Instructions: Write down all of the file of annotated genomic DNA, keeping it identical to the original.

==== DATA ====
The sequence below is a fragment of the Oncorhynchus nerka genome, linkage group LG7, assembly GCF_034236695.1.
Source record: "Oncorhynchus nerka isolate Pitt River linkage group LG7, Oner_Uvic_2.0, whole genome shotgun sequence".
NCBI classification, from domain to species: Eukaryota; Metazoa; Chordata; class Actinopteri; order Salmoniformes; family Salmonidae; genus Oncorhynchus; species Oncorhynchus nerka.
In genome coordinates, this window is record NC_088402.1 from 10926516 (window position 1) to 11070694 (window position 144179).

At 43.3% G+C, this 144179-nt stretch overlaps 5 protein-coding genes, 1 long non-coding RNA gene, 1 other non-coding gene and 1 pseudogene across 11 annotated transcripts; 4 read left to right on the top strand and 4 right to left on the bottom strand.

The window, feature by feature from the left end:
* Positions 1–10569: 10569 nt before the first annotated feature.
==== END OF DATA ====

The sequence below is a fragment of the Oncorhynchus nerka genome, linkage group LG7, assembly GCF_034236695.1.
Source record: "Oncorhynchus nerka isolate Pitt River linkage group LG7, Oner_Uvic_2.0, whole genome shotgun sequence".
NCBI classification, from domain to species: Eukaryota; Metazoa; Chordata; class Actinopteri; order Salmoniformes; family Salmonidae; genus Oncorhynchus; species Oncorhynchus nerka.
In genome coordinates, this window is record NC_088402.1 from 10926516 (window position 1) to 11070694 (window position 144179).

At 43.3% G+C, this 144179-nt stretch overlaps 5 protein-coding genes, 1 long non-coding RNA gene, 1 other non-coding gene and 1 pseudogene across 11 annotated transcripts; 4 read left to right on the top strand and 4 right to left on the bottom strand.

The window, feature by feature from the left end:
* Positions 1–10569: 10569 nt before the first annotated feature.